Fast forward to now, and what I’m trying to convey. That evolution of thought on my part, the evolution of my understanding, and immersion in a certain place developed my sense of place, my place attachment, and therefore the variable that is place.
Why do we have this intangible understanding that we need to be some where? What is it that draws one to a country other than their own, and feel a need to visit? What is that ache that draws you to a destination, and makes you want to stay? We can and can’t articulate place or sense of place very well, because it evokes an emotional response that makes us do something. Creates an action in us all to move. Even to migrate to and live. I lived in Scotland for almost seven years, and if someone would give me the opportunity, I would move back there in a heartbeat.
Tourism developers, marketing personnel use sense of place, place, place attachment, and your emotional need to induce one to make a decision over another. Tourism is a highly competitive industry, and any marketing firm, any destination tourist board, wants you to pick their destination over another.
And film, tv figure in that game.
We read books, we ready magazines, and watch films. We immerse ourselves in our hobbies, our other needs and wants, and develop a sense of identity, a sense of self by extending our understanding, and range of exposure. We gather tidbits, and trinkets about these stories. We gather other people around us with like interest, and listen to their stories about their adventures, which may include visitation to the destination depicted in the story. Okay, I will freely admit, I have read Outlander by Diana Gabaldon. I enjoyed the first and have read about three of the books, maybe four. I started back in 1992/3, well after my love affair with Scotland started. My first real foray into literature with the landscape of Scotland as a character was Scott, Burns, and Stevenson. And then Marsha Canham’s, The Pride of Lions. Alright, so I like romance novels, and action. All of these authors hit on my need and want for excitement, and a bit of sexiness. Heck, the landscape is sexy.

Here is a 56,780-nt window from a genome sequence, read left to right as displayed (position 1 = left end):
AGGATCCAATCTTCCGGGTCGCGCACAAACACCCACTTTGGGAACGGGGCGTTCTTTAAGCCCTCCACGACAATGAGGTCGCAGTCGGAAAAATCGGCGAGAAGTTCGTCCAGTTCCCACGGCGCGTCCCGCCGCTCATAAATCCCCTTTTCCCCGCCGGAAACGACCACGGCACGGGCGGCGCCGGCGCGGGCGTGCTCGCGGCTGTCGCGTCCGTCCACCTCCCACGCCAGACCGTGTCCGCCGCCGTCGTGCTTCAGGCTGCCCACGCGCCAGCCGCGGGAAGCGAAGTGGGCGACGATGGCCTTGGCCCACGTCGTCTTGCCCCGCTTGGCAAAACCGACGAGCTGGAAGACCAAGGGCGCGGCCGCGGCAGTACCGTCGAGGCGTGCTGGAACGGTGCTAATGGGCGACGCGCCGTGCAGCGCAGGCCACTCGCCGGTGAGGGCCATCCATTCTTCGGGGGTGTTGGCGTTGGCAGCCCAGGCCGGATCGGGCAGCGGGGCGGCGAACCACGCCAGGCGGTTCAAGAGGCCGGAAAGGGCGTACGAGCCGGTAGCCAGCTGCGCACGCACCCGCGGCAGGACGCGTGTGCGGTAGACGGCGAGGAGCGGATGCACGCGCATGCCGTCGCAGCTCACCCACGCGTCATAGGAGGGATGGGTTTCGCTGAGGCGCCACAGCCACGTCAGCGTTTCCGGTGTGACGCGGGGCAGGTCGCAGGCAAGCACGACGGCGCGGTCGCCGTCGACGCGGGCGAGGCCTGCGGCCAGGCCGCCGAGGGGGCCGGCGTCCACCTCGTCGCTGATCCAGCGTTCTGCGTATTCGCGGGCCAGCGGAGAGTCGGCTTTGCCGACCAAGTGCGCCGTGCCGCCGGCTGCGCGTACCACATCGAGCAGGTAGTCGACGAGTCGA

I couldn’t get into more of Gabaldon’s books because life happened. I had plans, and well I have to say, her research was flawed in that first book (that she has supposedly fixed) and that irked me no end. Especially, after I was conducting my own research later on as a Master’s student and PhD student. The books lost a bit of the luster it had once I found those parts. After my first visit to Scotland in 1993, and a kind, petite elderly lady encounter in a garden in Inverness, I had to make it back permanently to Scotland. As the lady told me, “Ye need to return again. Scotland needs ye.” Don’t ask, but I had chills for days after that meeting. Being compared to a ghost is not to my liking, and that is another story altogether.
So back to place, sense of place, and place attachment. I knew from that first visit to Scotland, I was, using the old Scots vernacular, ‘hame’. It ticked all the boxes, and I felt a certain attachment, link to the land and the people. I can’t explain it. And that is what destination marketing does. It takes all these elements, these pictures, sounds, emotions, and develops promotional material to aid you in realizing this connection.